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U.S. Supreme Court Rules Iran Must Pay $2 Billion To Terror Victims

The U.S. Supreme Court has ruled that Iran must pay nearly $2 billion in frozen assets to victims and families of those killed in Tehran-sponsored terrorist attacks.

The court on April 20 ruled 6-2 in favor of relatives of the 241 Marines who died in a 1983 terrorist attack in Beirut and victims of other attacks that U.S. courts have linked to the Islamic republic.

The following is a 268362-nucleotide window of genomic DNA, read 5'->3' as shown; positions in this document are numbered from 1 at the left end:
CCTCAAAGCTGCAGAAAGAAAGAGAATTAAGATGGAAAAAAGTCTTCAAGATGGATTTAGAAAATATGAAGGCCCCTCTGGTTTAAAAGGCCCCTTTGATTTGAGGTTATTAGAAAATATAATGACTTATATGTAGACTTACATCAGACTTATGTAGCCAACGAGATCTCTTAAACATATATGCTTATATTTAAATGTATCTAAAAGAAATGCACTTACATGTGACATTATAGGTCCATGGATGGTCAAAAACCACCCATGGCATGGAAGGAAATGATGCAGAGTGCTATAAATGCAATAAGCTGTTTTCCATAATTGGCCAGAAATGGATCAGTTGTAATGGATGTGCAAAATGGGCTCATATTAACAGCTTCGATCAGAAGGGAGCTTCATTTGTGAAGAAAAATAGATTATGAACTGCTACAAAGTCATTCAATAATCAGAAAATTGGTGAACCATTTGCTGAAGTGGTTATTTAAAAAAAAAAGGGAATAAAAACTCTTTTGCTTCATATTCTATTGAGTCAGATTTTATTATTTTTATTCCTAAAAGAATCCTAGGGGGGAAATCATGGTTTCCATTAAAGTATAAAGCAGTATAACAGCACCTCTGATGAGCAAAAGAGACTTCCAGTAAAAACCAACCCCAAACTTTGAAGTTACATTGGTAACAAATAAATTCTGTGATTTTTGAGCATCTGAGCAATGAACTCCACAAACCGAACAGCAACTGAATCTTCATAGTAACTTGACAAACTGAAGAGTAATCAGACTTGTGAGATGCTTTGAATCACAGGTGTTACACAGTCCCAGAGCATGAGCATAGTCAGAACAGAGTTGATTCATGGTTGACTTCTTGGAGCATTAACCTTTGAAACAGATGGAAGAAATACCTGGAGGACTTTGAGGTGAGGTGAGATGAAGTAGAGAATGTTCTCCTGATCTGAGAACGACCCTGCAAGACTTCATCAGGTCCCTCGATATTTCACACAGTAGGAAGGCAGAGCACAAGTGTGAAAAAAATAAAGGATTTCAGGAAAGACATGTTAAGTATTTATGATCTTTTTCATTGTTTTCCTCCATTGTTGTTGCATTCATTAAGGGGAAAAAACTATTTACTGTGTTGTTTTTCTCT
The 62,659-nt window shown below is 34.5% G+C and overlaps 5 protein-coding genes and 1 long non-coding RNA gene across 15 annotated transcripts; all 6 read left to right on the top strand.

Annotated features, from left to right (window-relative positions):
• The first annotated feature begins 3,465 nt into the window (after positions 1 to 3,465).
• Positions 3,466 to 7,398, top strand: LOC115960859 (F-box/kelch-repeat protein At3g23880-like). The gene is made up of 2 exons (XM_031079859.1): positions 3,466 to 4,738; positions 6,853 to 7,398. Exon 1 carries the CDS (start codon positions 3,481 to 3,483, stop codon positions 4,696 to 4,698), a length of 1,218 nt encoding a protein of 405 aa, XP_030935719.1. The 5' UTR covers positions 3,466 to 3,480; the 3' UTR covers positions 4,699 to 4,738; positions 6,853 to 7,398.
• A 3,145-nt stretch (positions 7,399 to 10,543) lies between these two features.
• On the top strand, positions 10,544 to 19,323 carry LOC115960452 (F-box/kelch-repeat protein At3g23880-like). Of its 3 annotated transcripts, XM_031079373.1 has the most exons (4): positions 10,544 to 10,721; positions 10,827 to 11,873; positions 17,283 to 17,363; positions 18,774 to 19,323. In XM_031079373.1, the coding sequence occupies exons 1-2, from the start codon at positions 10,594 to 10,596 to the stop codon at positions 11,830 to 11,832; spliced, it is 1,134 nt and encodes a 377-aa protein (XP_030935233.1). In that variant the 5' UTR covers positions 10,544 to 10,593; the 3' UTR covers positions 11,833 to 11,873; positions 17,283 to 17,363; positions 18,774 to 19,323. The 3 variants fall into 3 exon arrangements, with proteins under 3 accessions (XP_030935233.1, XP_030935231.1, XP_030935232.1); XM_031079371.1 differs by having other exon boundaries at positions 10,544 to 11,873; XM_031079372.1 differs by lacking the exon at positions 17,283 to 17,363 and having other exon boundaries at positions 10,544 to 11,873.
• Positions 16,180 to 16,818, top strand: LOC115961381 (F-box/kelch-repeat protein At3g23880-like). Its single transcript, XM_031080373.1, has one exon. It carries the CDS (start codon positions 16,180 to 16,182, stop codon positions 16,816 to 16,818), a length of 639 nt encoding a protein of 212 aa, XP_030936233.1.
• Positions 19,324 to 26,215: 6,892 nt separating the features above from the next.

Justice Ruth Bader Ginsburg rejected claims by Iran's central bank that Congress was intruding into the business of federal courts when it passed a 2012 law that specifically directs that the banks' assets in the United States be paid to the families.

More than 1,300 people are among the relatives of the victims of attacks that were carried out by groups with links to Iran.

Congress has repeatedly changed the law in the past 20 years to make it easier for victims to sue over state-sponsored terrorism. Federal courts have often ruled for the victims.

Iran has refused to comply with the rulings.

Based on reporting by AP and Reuters